Best Tracks: Habit, Present Tense, Red Mosquito

Yield (1998) 

Image from Ultimate Classic Rock
Back to basics had never felt so good with Yield, the band’s fifth record. The “F-U’s” to Ticketmaster subsided and the aggression came to a halt. O’Brien once again produced the album, giving it a very sweet, yet hard sound unlike the last three records. Yield was the last album to have Irons as the drummer. The music was written in a more relaxed manner, for the band was growing older. But what makes this record so important? It’s full of hits. “Given to Fly” is one of Pearl Jam’s most well-written, well-produced, and best performed songs in their entire discography. The way the song flows is majestic and unlike any other on the record. The best way to listen to the song is live, of course. “Do the Evolution” is a hard, fast, disoriented political track that will make the listener want to dance. The riff is fresh, exciting, and full of life. Also, the pre-chorus is insanely catchy. “Wishlist” does the best job of creating the sweet atmosphere, along with “Faithfull” and “Low Light”. The album is still full of curve-balls, just like the last three records. “Pilate” is a fun little number that throws the listener off balance after “Wishlist”, and “All These Yesterdays” marries the sweet with the strange for a perfect closer to the album. Pearl Jam have never made the same album twice Yield holds true to that. The music is exciting and laid-back, the performances are sharp, and Vedder’s vocals can fill an entire stadium. Yield fits right in with the other great Pearl Jam albums.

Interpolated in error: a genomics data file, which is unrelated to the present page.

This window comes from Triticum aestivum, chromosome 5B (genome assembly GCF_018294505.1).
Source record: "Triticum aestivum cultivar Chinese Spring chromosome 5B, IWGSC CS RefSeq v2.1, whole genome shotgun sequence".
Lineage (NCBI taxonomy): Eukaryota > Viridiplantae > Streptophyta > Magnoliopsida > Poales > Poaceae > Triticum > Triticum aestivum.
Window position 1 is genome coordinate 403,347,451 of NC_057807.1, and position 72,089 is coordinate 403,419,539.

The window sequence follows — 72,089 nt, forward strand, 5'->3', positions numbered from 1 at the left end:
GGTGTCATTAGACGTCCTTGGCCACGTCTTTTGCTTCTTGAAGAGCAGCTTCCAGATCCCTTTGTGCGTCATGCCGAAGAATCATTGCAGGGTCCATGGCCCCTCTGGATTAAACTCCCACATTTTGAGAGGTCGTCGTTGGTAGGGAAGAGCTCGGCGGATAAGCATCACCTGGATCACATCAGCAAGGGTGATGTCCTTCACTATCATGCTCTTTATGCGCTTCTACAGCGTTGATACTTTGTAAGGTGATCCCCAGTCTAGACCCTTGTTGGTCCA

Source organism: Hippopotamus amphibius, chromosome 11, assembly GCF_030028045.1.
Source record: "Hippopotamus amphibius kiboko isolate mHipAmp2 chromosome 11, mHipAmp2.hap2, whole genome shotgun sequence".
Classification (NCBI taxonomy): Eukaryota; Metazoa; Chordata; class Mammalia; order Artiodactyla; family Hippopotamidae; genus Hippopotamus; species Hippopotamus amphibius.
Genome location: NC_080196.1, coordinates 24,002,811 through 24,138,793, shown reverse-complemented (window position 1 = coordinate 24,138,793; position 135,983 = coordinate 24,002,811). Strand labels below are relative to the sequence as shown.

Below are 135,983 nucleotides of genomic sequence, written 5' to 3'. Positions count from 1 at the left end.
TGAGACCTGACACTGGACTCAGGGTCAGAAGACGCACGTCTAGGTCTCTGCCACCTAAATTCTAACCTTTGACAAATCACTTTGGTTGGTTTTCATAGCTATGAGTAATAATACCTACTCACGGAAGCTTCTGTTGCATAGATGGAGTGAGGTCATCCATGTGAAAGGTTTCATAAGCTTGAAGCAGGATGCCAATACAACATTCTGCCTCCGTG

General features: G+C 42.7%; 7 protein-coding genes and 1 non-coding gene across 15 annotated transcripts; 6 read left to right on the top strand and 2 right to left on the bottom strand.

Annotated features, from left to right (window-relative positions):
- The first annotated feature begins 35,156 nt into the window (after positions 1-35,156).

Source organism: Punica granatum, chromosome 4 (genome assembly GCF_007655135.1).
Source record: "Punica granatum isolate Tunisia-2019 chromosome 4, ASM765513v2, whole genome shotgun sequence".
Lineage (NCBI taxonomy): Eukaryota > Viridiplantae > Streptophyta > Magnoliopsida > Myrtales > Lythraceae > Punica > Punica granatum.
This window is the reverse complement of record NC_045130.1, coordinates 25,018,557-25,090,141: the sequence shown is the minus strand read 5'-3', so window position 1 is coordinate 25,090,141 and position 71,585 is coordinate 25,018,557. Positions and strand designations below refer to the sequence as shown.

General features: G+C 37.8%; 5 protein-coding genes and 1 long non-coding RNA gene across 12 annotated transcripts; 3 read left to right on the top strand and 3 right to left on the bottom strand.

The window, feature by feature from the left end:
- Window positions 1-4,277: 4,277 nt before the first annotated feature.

What about the other five albums?

After Yield, Pearl Jam went on to create five more albums: Binaural, Riot Act, Pearl Jam (Self-Titled), Backspacer, and Lightning Bolt. These albums have many gems, but they also have many missteps. From Ten to Yield, Pearl Jam were at a peak. Their live shows were selling out, their albums were topping the charts, and rock was still the zeitgeist of the decade. Now, rock music is not the zeitgeist, but Pearl Jam still has a huge number of fans. They still tour, playing a different setlist every show, and they are even recording new music. Pearl Jam is an important band to the music, and the rock community. Hopefully these albums give context to why and provide an excellent music experience. Editor's note: Recommended playlists by the author can be found here and here.
Sources: Genius, Spotify Images: AmazonJamBasePearl Jam WikiConsequence of SoundUltimate Classic Rock Featured Image: Anti Music